Remoteness was first addressed by Mitra in a geographical sense. For example (in the context of Delhi) he found that the further schools are from the city, the lower the educational outcomes. He then went on to discover that remoteness was not just a developing nation problem but happening in all countries across the globe. Even in developed nations there continues to be areas where there are clusters of 'under-achievement'. When it comes to access to, and knowledge of, digital resources this is often referred to as The Digital Divide.
    Like remoteness, the digital divide can lurk anywhere. It is often assumed that the higher the decile, ranking the more access children have to knowledge and digital literacies. However this is an incorrect assumption - there are many cases where children in decile 10 schools can have very limited access to eLearning and, at the same time, many decile 1 schools have exceptional eLearning programmes and opportunities.
    It can also be the case that there are digital divides within schools. For example, there are many teachers who bring old devices in from home, encourage students to use their personal eLearning devices (often their smartphones), beg borrow and acquire older computers from wherever they can, and basically do anything they possibly can to increase the computer to student ratio. Yet, in the class next door, there could well be only one classroom computer sitting on the teachers desk while their Tela laptop remains at home and is lucky if it is used once a week for facebook and trademe.
    Just as Sugata Mitra has said, the most important factor to increasing learning is very much down to the individual teacher. Too often a student's digital literacy experience is limited by what their teacher can do. How often do we hear "I can't do eLearning unless I get adequate PD first".
    Enter Minimally Invasive Education. Today a couple of exceptional junior school teachers and myself pooled all our iMacs together to see if we could encourage our 5 year-olds to gather in SOLES (Self-Organised Learning Environments) and teach themselves how to use iMovie.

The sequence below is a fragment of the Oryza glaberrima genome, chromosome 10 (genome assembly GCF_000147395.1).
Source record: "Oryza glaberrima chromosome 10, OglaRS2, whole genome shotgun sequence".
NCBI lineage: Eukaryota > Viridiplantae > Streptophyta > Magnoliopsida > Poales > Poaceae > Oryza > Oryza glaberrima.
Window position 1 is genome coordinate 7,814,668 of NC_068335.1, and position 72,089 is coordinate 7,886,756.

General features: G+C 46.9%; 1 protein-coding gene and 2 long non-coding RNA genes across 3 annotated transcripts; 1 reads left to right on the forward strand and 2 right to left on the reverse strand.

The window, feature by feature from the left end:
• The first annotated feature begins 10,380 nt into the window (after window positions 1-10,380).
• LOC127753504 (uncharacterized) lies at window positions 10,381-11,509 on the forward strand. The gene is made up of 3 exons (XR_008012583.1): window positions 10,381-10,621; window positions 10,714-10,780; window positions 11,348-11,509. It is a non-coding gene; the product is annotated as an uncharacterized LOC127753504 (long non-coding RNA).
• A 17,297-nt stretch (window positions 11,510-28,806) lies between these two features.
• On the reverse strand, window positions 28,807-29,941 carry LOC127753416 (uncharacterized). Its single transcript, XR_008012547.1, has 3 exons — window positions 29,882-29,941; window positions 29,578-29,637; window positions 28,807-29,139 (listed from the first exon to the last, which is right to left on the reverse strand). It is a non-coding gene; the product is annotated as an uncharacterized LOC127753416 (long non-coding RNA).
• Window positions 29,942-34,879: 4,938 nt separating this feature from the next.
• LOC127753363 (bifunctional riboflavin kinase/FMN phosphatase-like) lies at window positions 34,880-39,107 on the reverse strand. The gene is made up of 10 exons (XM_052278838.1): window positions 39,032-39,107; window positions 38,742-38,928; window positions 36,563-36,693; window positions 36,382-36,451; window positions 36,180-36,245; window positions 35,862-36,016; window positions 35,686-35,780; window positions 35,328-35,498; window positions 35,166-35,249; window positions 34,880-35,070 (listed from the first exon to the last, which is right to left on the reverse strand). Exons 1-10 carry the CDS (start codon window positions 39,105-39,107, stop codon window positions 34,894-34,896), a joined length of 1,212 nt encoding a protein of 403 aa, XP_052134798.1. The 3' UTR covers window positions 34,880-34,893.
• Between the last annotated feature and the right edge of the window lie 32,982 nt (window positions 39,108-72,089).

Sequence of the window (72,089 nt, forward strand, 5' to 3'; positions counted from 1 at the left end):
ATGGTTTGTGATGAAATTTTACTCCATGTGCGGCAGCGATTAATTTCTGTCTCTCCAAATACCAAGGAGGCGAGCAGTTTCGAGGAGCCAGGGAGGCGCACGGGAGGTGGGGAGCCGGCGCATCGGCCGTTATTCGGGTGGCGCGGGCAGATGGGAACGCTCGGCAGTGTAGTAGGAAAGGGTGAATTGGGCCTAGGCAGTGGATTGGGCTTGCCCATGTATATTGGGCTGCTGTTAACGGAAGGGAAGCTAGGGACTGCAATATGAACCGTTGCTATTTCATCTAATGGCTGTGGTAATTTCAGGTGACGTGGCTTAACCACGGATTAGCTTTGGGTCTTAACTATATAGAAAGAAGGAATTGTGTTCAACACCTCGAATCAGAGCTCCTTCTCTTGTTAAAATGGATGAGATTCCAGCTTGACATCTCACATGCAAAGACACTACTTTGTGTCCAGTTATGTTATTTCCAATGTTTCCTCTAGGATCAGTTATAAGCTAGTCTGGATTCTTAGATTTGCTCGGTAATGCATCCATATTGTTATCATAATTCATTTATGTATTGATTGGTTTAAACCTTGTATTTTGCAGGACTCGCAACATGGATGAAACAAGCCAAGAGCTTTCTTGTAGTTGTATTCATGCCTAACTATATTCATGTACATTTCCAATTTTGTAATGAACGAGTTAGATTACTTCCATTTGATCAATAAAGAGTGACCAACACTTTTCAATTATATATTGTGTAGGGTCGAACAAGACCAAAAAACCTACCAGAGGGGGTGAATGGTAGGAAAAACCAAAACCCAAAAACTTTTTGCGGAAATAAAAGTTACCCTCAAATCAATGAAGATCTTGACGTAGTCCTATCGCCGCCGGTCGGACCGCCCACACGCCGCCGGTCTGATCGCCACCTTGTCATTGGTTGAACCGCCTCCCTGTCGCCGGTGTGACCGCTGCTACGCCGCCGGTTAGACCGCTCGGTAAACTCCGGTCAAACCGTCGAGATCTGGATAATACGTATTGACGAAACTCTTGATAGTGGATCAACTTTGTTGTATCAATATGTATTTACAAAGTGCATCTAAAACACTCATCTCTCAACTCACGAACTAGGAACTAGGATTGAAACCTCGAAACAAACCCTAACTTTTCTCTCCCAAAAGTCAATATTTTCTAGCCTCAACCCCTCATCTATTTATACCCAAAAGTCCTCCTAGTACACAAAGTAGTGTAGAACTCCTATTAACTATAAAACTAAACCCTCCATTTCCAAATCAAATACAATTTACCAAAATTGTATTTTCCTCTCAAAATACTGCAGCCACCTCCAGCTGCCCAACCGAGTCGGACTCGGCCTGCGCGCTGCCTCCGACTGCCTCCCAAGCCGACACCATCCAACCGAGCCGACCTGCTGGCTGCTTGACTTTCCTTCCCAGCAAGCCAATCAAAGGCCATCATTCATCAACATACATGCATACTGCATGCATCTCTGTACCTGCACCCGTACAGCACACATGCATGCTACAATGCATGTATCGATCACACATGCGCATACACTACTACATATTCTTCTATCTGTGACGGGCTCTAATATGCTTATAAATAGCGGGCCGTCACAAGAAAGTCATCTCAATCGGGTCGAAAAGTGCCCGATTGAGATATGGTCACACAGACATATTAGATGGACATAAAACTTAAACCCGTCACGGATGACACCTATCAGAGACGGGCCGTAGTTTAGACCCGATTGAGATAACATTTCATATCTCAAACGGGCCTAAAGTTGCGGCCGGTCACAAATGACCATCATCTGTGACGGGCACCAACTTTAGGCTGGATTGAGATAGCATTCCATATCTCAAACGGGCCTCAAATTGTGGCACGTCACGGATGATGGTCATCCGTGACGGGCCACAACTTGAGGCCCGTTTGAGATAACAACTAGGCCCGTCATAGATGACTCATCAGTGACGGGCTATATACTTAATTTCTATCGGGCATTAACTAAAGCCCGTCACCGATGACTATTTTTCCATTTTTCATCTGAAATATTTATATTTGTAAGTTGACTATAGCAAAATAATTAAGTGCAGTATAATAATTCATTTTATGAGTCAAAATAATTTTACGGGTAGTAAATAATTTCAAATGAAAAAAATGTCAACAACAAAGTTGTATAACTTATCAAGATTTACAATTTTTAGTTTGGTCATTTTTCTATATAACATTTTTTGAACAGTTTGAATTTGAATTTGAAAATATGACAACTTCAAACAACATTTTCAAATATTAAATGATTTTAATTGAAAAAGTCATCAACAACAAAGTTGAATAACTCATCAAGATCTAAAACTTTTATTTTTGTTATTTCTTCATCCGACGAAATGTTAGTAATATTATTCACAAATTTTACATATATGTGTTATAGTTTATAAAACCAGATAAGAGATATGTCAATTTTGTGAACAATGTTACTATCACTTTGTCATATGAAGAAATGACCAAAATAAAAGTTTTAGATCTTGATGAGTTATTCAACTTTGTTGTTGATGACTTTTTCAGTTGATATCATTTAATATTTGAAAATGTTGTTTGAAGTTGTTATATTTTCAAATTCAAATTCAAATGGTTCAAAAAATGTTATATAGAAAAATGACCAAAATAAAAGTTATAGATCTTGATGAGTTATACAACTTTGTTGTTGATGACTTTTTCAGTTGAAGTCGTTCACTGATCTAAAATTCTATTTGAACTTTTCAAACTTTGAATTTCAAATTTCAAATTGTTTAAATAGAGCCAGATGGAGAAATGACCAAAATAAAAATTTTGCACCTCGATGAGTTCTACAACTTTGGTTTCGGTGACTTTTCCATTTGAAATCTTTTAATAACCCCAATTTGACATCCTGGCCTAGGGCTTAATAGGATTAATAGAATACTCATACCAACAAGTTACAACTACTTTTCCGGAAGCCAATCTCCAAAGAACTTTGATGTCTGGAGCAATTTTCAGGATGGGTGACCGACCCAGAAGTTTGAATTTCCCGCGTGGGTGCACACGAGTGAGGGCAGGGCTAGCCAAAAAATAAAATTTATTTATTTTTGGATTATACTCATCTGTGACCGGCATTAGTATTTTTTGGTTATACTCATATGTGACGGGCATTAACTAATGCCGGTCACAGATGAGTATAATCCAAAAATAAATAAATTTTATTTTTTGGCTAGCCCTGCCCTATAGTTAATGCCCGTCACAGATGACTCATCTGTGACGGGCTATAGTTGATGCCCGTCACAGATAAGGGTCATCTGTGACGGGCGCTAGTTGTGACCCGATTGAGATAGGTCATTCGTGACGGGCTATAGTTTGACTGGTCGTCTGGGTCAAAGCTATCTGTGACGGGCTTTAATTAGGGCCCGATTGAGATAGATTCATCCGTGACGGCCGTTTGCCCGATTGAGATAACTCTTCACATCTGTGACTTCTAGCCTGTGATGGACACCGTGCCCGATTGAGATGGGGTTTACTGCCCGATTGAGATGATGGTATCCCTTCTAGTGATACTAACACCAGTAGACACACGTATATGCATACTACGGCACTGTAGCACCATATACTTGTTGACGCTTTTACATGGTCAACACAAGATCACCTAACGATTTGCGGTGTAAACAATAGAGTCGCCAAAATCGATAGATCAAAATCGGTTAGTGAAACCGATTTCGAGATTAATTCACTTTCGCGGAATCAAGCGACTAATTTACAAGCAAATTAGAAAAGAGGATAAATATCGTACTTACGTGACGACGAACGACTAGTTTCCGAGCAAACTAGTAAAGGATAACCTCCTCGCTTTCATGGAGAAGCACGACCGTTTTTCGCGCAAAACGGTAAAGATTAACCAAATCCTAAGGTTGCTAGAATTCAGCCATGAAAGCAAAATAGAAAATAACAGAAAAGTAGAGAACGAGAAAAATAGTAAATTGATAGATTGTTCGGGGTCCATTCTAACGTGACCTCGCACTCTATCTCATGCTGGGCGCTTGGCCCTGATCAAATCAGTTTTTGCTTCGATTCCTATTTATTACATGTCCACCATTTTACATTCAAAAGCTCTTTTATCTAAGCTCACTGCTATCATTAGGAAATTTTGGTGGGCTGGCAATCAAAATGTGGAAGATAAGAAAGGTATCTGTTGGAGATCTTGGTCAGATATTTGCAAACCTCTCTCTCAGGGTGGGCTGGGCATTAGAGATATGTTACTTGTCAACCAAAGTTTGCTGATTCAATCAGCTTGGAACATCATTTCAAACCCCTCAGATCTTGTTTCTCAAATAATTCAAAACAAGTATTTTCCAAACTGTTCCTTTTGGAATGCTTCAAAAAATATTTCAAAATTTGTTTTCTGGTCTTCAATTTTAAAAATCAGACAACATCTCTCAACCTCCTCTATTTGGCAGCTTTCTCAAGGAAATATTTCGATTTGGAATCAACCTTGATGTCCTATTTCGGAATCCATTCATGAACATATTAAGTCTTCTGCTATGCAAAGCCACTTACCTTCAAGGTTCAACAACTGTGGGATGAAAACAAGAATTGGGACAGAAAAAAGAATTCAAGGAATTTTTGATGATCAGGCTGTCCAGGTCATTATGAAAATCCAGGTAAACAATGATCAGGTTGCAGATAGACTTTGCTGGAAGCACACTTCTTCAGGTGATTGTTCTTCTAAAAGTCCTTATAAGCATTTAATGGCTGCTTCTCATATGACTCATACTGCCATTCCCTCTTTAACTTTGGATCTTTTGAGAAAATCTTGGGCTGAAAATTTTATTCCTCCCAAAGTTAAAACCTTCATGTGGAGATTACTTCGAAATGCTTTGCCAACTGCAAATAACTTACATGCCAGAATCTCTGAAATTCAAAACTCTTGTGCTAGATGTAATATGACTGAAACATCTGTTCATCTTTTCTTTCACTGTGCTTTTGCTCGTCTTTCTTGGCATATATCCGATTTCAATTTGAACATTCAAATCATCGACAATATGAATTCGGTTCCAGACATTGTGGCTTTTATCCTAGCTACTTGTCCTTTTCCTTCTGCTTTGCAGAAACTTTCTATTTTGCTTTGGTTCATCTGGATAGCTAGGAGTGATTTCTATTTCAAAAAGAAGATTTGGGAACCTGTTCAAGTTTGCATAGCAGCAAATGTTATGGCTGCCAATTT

Within less than an hour they were creating projects, dragging photos into iMovie, adding sound effects, adding titles, adding transitions, and recording their own voice-overs. They were self-teaching, they were exploring, they were empowered. The topic of their inquiry this term is Beauty and Joy. As an outsider looking in I was overjoyed and it certainly was a beautiful thing!
    Check it out!

    Where to next?
    From a lecture in Bombay (May 2012) Mitra outlines his research on Remoteness, The Hole in the Wall Experiments, and the Granny Cloud. He shows how the children in his experiments were able to Self Organize their learning and reemphasizes the importance of connections and working together in groups. When Mitra talks of children learning on their own, he means in the absence of adults (not in isolation). It is crucial that children work in groups and these are often refereed to as Self Organized Learning Environments (SOLES). As stated in a previous post Mitra discusses that his research has shown that the future of education requires the following skills: Reading and Comprehension, Search and Synthesis, A system of belief. He goes on to outline his new research: If children can self-organise their learning, can they then self-learn these fundamental skills? In other words: Can children in remote areas teach themselves to read in SOLEs? This is the new and exciting next step in his research where he will be investigating this very thing. Can we open up a whole new world of opportunity for our remote learners? We can only wait and see. Sugata Mitra's full lecture here:
    (view changes)
    1:50 am